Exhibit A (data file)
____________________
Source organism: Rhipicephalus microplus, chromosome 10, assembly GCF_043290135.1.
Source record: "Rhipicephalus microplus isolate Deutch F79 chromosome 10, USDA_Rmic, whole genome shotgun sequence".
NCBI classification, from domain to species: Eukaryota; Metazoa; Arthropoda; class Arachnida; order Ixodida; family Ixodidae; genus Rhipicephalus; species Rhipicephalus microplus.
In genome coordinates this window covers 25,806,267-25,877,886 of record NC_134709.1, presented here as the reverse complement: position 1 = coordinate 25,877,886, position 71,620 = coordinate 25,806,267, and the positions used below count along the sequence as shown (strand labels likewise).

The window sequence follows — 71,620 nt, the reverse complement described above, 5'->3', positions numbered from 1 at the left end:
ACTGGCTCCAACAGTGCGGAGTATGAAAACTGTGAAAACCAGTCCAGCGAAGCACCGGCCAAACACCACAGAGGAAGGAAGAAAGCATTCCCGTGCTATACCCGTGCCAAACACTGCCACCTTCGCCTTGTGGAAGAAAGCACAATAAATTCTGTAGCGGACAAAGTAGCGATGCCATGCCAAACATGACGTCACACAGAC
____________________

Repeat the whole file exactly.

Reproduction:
Source organism: Rhipicephalus microplus, chromosome 10, assembly GCF_043290135.1.
Source record: "Rhipicephalus microplus isolate Deutch F79 chromosome 10, USDA_Rmic, whole genome shotgun sequence".
NCBI classification, from domain to species: Eukaryota; Metazoa; Arthropoda; class Arachnida; order Ixodida; family Ixodidae; genus Rhipicephalus; species Rhipicephalus microplus.
In genome coordinates this window covers 25,806,267-25,877,886 of record NC_134709.1, presented here as the reverse complement: position 1 = coordinate 25,877,886, position 71,620 = coordinate 25,806,267, and the positions used below count along the sequence as shown (strand labels likewise).

The window sequence follows — 71,620 nt, the reverse complement described above, 5'->3', positions numbered from 1 at the left end:
ACTGGCTCCAACAGTGCGGAGTATGAAAACTGTGAAAACCAGTCCAGCGAAGCACCGGCCAAACACCACAGAGGAAGGAAGAAAGCATTCCCGTGCTATACCCGTGCCAAACACTGCCACCTTCGCCTTGTGGAAGAAAGCACAATAAATTCTGTAGCGGACAAAGTAGCGATGCCATGCCAAACATGACGTCACACAGAC